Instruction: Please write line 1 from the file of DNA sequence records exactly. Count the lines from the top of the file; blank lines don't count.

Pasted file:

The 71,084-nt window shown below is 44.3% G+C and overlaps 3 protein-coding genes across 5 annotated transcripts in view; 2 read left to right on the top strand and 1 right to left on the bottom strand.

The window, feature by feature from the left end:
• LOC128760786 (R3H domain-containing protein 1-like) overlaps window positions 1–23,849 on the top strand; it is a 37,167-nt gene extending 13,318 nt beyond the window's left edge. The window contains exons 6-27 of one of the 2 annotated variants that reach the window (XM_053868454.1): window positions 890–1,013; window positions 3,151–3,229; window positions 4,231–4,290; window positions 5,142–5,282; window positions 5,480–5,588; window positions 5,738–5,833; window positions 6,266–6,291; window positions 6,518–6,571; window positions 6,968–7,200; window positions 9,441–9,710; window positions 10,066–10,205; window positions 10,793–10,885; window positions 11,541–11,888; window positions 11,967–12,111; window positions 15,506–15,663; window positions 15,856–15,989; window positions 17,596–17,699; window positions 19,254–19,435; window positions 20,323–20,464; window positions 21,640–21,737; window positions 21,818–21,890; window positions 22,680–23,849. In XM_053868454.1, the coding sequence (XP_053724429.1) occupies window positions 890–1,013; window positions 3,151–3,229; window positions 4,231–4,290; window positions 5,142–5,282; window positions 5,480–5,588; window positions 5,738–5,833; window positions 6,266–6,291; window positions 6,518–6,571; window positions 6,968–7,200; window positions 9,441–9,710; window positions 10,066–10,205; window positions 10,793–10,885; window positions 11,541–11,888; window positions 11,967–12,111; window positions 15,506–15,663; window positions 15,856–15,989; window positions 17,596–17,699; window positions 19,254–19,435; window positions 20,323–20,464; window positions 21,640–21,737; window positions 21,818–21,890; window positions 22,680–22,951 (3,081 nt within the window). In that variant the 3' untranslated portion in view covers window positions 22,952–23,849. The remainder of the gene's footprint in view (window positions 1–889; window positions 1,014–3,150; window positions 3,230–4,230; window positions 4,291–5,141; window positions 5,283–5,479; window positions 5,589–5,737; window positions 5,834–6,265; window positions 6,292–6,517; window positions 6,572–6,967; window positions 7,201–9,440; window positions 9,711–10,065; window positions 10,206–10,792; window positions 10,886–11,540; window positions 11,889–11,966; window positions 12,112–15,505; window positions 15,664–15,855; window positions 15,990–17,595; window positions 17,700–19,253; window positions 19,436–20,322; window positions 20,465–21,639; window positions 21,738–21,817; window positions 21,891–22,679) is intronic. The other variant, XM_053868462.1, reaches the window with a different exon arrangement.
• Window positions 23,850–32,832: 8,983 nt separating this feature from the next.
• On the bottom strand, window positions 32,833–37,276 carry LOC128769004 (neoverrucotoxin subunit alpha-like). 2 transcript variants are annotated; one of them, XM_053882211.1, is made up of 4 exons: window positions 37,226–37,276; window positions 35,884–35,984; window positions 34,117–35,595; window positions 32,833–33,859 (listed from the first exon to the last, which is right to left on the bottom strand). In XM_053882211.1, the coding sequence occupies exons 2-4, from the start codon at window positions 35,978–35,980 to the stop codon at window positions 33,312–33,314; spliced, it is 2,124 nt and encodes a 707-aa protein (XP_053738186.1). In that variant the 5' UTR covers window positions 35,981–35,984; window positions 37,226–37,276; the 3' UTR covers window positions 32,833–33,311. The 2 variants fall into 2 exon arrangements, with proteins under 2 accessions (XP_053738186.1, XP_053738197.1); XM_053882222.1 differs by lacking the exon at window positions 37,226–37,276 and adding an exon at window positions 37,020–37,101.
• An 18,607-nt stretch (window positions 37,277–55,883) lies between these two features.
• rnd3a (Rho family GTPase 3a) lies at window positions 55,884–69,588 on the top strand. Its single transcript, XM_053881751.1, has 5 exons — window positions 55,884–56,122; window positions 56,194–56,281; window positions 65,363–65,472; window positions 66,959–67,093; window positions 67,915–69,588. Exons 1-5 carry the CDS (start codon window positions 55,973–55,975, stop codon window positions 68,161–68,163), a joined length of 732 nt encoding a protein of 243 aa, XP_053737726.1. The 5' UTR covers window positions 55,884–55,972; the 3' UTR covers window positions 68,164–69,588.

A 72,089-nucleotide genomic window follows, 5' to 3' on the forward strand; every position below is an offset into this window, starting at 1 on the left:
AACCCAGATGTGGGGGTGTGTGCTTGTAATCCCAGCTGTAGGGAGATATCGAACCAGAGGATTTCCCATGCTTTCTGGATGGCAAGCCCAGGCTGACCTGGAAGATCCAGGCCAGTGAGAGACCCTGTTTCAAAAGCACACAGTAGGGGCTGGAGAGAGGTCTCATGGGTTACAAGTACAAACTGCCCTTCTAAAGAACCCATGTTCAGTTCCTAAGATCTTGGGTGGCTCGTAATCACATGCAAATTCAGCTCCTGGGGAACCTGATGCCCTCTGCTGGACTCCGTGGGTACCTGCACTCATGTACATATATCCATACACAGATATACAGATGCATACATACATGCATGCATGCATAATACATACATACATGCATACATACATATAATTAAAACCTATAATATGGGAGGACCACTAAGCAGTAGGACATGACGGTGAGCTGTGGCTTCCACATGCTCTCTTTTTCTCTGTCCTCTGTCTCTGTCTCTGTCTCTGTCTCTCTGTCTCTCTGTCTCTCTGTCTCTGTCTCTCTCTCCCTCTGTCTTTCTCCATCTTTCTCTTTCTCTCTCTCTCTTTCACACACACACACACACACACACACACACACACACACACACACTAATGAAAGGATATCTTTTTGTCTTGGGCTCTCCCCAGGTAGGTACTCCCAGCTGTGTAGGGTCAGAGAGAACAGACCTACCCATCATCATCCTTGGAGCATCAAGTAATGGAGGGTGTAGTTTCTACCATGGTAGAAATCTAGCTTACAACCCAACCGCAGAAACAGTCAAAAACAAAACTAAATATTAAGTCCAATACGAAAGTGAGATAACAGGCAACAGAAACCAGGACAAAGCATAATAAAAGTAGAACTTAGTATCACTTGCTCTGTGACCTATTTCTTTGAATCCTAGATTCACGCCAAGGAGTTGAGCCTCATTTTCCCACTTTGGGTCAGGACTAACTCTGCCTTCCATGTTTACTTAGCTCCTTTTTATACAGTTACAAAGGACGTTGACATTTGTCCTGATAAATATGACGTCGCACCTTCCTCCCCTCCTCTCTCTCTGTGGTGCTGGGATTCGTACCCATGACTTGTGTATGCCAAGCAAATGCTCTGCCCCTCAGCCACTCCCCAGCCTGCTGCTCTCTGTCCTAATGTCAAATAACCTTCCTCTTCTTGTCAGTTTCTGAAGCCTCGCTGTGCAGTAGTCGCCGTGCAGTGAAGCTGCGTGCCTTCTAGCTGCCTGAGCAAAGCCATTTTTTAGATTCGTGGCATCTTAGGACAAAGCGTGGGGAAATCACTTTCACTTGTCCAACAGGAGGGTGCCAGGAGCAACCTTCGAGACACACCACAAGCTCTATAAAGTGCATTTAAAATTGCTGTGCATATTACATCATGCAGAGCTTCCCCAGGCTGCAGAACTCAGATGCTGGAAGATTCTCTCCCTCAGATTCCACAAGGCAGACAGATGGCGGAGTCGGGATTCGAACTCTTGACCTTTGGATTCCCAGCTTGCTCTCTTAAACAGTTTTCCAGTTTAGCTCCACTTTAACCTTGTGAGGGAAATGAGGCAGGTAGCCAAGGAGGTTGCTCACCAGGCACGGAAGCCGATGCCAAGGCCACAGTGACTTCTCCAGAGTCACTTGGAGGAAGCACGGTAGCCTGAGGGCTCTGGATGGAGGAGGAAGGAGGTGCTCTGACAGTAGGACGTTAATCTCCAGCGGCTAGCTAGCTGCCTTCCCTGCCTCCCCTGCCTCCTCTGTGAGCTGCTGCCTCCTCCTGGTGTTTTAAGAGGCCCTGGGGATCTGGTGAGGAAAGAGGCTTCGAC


The 71,084-nt window shown below is 44.3% G+C and overlaps 3 protein-coding genes across 5 annotated transcripts in view; 2 read left to right on the top strand and 1 right to left on the bottom strand.